UPSKILL MATH PLUS

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Statement:
The tangent at any point of a circle is perpendicular to the radius through the point of contact.
Proof for the theorem:
Consider a circle with centre $$O$$.

Let $$AB$$ be the tangent to the circle at the point $$P$$. To prove:

The line $$OP$$ is perpendicular to $$AB$$.

Proof:

Take a point $$Q$$ other than $$P$$ on the tangent $$AB$$ and join $$OQ$$.

Here, $$Q$$ must lie outside the circle.

Thus, $$OQ$$ is longer than $$OP$$.

That is $$OQ$$ $$>$$ $$OP$$ at every point on $$AB$$ except at $$P$$.

Therefore, the point $$P$$ is at the shortest distance from the centre $$O$$.

We know that:
Out of all the line segments, drawn from a point to points of a line not passing through the point, the smallest is the perpendicular to the line.
By the theorem, $$OP$$ is perpendicular to $$AB$$.

Hence, the proof.
Example:
In the above given figure if $$OP$$ $$=$$ $$3$$ $$cm$$  and $$PQ$$ $$=$$ $$4$$ $$cm$$, find the length of $$OQ$$.

Solution:

By the result, $$\angle OPQ$$ $$=$$ $$90^{\circ}$$.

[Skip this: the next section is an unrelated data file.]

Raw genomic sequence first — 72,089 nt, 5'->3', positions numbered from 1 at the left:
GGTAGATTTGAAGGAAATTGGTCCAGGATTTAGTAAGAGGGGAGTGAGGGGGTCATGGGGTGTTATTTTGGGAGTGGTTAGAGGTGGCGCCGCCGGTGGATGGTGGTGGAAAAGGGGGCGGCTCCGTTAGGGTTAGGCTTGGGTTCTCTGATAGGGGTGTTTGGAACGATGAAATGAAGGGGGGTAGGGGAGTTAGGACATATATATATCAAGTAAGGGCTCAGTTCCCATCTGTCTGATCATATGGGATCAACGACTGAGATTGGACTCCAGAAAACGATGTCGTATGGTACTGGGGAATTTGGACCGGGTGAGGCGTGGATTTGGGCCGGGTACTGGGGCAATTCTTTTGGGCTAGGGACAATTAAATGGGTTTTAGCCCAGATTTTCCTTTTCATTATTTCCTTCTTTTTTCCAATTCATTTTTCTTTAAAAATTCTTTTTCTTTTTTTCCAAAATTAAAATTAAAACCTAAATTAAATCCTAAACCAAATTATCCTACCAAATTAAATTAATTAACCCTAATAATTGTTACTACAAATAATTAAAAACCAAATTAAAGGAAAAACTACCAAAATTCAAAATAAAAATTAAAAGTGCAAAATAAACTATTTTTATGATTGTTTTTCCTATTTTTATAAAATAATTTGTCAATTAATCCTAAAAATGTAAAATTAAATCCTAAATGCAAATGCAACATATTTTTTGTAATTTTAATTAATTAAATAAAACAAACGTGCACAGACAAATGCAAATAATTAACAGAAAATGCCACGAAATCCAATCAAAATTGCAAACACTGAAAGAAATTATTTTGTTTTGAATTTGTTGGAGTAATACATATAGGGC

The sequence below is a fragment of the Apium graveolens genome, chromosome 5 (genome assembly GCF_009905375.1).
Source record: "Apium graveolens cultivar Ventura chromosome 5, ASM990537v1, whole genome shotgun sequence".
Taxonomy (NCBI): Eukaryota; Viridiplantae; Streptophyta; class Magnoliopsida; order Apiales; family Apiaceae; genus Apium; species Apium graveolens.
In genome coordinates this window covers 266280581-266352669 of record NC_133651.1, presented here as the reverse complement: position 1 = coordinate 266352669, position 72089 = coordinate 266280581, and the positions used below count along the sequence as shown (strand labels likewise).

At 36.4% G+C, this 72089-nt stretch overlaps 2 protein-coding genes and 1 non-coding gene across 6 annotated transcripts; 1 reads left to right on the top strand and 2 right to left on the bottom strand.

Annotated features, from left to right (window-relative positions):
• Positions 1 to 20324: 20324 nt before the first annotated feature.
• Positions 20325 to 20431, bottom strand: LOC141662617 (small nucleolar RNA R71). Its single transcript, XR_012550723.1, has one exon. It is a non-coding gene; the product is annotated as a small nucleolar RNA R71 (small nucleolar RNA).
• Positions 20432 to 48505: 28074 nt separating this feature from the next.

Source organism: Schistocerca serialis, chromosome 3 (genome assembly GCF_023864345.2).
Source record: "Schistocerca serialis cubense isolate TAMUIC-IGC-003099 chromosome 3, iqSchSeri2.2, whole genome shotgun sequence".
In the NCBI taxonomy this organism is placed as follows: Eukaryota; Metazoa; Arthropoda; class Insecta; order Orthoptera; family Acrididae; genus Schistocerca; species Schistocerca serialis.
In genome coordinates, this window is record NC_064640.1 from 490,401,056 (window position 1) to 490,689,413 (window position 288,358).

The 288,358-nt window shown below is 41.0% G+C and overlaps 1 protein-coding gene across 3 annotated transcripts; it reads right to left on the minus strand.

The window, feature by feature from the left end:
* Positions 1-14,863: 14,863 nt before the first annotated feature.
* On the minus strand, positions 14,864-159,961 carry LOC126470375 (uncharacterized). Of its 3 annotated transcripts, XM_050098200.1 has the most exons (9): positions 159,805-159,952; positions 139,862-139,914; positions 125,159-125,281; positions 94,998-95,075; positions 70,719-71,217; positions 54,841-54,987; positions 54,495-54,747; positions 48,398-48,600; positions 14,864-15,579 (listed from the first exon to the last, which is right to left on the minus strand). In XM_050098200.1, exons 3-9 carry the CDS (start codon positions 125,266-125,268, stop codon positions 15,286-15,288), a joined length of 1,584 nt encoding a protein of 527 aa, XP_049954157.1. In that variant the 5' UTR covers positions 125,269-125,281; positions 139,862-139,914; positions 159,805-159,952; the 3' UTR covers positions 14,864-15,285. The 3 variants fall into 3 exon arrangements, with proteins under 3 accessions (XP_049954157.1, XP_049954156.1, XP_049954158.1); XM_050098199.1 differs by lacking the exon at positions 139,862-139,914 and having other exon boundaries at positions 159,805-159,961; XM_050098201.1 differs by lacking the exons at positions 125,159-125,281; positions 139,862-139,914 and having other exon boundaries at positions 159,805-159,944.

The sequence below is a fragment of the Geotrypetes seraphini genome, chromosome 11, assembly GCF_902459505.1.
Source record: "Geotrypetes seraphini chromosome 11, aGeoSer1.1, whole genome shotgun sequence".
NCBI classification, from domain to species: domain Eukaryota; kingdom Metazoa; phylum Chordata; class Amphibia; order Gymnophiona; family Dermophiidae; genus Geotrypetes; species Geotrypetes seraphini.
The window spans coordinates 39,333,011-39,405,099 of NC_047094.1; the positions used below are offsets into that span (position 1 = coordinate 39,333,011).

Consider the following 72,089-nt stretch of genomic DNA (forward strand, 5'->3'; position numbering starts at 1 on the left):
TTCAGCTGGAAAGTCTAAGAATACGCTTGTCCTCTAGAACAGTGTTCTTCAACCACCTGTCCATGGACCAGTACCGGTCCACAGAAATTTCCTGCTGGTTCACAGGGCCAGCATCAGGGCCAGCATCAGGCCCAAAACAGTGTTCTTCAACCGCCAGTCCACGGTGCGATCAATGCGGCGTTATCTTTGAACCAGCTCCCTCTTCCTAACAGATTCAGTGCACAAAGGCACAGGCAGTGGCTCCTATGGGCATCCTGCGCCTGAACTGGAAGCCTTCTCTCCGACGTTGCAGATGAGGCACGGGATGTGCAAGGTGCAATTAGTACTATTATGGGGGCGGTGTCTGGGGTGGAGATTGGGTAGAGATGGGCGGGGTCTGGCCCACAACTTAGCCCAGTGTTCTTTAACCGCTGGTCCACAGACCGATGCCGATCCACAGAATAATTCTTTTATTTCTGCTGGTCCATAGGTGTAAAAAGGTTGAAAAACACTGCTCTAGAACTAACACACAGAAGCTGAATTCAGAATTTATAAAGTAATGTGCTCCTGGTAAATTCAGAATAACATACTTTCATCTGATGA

So, $$OPQ$$ is a right angled triangle.

By the Pythagoras theorem, we have:
In a right triangle, the square of the hypotenuse is equal to the sum of the squares of the other two sides.
$$OQ^2$$ $$=$$ $$OP^2$$ $$+$$ $$PQ^2$$

$$OQ^2$$ $$=$$ $$3^2$$ $$+$$ $$4^2$$

$$OQ^2$$ $$=$$ $$9 + 16$$

$$OQ^2$$ $$=$$ $$25$$

$$\Rightarrow$$  $$OQ$$ $$=$$ $$\sqrt{25}$$

$$OQ$$ $$=$$ $$5$$

Therefore, the measure of $$OQ$$ $$=$$ $$5$$ $$cm$$
Important!
• By this theorem, we can say that at any point on the circle, there can be one and only one tangent.
• The line containing the radius through the point of contact is also called the normal to the circle at the point.